FIRST AIRED: March 5, 2018

Nice work! Enjoy the show!


You’re busy. We get it.

Stay on top of the news with our Editor’s Picks newsletter.

US Edition
Intl. Edition
Unsubscribe at any time. One click, it’s gone.

Thanks for signing up!



>> In Estonia, you can do everything online currently, except for buying and selling real estate and getting married, but we're also working on digitalizing those. It only has a population of 1.3 million people but Estonia's government is working toward what it thinks is the digital utopia of the future.
Every citizen there already has a single electronic ID card like your driver's license. With all the data embedded on it to do almost everything you ever need online, and these folk are the ones steering that ship.>> Thanks to the possibility to design documents digitally, we save 2% of GDP every year.
>> That's the same amount as its defense budget as a NATO member.>> You can establish a company within a few minutes, you can do your tax declaration within three minutes and so on. People say that we have a quite a lot of>> By the end of this year when a new Estonian is born then basically in 10, 15 minutes both of the parents will receive an email, congratulations for the boy or the girl.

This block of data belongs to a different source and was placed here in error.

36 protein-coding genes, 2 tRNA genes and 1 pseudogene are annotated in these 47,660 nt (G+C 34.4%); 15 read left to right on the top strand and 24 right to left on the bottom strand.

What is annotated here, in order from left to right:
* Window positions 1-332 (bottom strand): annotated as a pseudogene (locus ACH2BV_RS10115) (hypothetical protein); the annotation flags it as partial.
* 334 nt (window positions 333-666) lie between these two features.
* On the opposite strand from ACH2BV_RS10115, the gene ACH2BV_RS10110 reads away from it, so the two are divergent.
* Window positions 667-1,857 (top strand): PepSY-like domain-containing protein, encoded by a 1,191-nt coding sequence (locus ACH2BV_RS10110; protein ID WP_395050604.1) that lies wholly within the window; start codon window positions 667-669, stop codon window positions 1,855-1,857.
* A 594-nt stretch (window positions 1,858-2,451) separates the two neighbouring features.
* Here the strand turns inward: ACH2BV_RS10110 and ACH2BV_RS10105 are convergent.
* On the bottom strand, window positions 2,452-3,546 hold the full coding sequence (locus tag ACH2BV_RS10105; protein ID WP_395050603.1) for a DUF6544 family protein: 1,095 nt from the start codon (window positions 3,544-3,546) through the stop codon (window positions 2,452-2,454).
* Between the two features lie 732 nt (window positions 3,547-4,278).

From now on, you will receive this much money from the government on that particular date. And don't worry about kindergarten, everything has been taken care of.>> It's all based on blockchain, meaning a record is kept of every entity who accesses the data, and citizens can see who did it and why.
>> The information is stored only where the information is generated in, this means that there are no copies of your profile.>> The idea here is to cut out the red tape that most countries and most people would otherwise have to deal with.>> This means when somebody hacks into, I don't know, a traffic registry for example, they only know that this particular member has this particular car.
This is not practical for them, so a deterrent not to hack into the system as well. For me it's very ironic if people say that they don't trust the government. Because usually people give all of their private data and much more private data away to Facebook, Google, and everybody else.
Whereas governments actually have very small parts of your profile.